SEOUL, Sept. 26 (Korea Bizwire) –Regarding recent reports that U.S. President Trump had asked his aides to review the possibility of lifting tariffs for Korean-made cars, key players within the local car industry are letting out a collective sigh of relief as a possible disaster seems likely to be averted.
Previously, the U.S. government cited Section 232 of the Trade Expansion Act of 1962 and took steps to impose high tariffs, claiming that importing foreign vehicles threatened the security of the United States.
Major U.S. news organizations speculated that the U.S. government could impose a tax as high as 25 percent. But on Monday, South Korean President Moon Jae-in spoke to U.S. President Trump in New York on the sidelines of the United Nations General Assembly, where the former emphasized that more than half of Korean cars sold in the United States were produced locally.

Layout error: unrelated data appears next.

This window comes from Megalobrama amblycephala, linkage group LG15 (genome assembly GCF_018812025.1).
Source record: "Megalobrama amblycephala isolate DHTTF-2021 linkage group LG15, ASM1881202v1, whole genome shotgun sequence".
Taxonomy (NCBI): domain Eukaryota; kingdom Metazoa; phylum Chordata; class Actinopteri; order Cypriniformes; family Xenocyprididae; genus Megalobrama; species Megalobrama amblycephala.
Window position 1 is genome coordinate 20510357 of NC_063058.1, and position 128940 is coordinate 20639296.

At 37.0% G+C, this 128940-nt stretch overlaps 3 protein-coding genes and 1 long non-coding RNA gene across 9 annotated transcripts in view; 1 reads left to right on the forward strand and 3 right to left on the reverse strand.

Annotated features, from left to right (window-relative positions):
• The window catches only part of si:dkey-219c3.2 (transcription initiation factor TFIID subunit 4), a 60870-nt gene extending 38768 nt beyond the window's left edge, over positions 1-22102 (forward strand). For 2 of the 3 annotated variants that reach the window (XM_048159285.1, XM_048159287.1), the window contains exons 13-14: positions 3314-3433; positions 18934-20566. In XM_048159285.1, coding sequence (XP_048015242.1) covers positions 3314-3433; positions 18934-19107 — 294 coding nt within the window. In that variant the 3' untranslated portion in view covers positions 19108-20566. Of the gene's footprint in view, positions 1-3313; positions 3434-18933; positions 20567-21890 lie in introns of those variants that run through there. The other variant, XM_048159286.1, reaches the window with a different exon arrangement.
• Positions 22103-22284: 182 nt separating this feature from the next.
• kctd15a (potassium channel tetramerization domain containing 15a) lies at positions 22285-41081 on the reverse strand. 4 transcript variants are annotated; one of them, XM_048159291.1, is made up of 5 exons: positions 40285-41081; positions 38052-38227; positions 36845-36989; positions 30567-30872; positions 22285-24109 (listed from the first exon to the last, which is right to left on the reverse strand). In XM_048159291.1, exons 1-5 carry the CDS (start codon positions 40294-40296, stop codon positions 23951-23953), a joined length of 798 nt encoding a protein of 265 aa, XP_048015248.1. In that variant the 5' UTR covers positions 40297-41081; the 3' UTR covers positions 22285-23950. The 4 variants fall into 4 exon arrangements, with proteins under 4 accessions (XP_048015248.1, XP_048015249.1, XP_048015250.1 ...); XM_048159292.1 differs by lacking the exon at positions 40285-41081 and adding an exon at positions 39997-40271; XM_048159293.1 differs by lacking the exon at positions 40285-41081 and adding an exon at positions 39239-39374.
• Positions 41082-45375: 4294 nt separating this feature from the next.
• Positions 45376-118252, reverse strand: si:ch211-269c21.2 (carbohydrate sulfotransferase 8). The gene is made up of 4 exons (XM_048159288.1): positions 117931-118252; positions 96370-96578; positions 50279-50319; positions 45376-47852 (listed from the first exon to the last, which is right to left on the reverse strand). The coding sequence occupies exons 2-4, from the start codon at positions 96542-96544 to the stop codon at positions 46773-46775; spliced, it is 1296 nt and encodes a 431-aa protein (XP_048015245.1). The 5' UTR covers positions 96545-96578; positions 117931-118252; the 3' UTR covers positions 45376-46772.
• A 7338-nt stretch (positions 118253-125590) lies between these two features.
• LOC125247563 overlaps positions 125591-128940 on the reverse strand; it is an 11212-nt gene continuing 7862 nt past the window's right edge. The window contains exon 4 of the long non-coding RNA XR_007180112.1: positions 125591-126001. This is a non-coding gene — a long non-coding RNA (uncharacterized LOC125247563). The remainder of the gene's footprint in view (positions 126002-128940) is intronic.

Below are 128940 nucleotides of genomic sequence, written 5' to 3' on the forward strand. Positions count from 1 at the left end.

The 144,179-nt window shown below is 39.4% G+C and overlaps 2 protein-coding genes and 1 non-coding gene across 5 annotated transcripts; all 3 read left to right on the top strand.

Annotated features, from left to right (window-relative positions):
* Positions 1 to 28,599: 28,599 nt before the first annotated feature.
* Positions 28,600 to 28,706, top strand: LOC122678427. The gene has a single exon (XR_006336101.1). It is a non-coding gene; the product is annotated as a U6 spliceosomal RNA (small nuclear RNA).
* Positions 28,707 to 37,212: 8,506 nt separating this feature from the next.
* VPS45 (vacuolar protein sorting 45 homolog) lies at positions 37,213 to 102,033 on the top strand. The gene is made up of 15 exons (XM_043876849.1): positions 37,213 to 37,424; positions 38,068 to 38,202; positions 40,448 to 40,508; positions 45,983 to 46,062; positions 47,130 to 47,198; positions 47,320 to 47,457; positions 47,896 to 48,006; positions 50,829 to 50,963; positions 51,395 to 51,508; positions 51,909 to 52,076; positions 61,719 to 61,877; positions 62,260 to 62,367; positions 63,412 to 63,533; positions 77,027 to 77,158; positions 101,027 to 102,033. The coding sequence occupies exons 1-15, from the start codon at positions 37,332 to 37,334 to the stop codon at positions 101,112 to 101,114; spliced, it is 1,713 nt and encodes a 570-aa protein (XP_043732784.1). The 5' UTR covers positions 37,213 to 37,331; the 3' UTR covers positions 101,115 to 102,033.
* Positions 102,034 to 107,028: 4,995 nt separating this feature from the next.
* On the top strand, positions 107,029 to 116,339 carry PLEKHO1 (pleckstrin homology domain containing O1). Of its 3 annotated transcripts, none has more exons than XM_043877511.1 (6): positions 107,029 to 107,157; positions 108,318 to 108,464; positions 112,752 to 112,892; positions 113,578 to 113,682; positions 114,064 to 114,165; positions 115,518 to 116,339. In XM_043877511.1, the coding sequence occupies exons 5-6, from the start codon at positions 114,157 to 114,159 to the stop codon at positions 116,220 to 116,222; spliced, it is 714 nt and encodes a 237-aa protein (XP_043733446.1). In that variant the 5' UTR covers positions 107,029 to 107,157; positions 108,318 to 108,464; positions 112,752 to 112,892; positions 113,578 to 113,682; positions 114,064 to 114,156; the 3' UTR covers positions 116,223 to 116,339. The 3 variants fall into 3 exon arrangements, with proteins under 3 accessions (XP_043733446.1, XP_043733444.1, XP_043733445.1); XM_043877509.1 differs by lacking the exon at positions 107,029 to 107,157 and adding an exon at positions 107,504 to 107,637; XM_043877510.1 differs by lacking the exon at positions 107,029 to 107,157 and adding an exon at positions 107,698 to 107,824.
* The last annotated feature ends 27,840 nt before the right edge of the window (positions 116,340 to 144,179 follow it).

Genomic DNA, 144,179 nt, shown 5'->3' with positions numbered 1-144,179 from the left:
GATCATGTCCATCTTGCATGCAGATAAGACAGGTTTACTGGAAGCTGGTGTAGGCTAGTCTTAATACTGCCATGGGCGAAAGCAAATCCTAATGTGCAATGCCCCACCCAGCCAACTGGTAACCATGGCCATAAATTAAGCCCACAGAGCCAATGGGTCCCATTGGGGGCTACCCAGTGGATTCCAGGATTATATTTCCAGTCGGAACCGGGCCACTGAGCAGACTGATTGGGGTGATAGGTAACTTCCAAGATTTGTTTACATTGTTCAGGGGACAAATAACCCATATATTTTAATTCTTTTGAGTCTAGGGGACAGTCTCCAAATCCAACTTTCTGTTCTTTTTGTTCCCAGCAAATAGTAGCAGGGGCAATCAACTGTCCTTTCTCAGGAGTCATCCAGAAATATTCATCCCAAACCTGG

In addition, the South Korean leader stressed that Korea’s trade surplus had fallen by 25 percent in the first half of this year, while the trade surplus of China, Japan, Germany and Mexico against the U.S. had risen significantly. Due to such factors, President Moon formally asked that the tariffs on South Korean cars be lifted.
In response, President Trump asked his aides to take into consideration President Moon’s suggestion. One Korean car expert said that it was hard to comment on the issue because nothing had been finalized yet. “But the car industry in Korea, now, may have higher expectations,” said the expert.
The industry insider went onto state that the mention of the issue by President Moon at a summit meeting in itself was significant because it implied the Korean government had a keen interest in the issues surrounding the car industry.
Kevin Lee (firstname.lastname@example.org)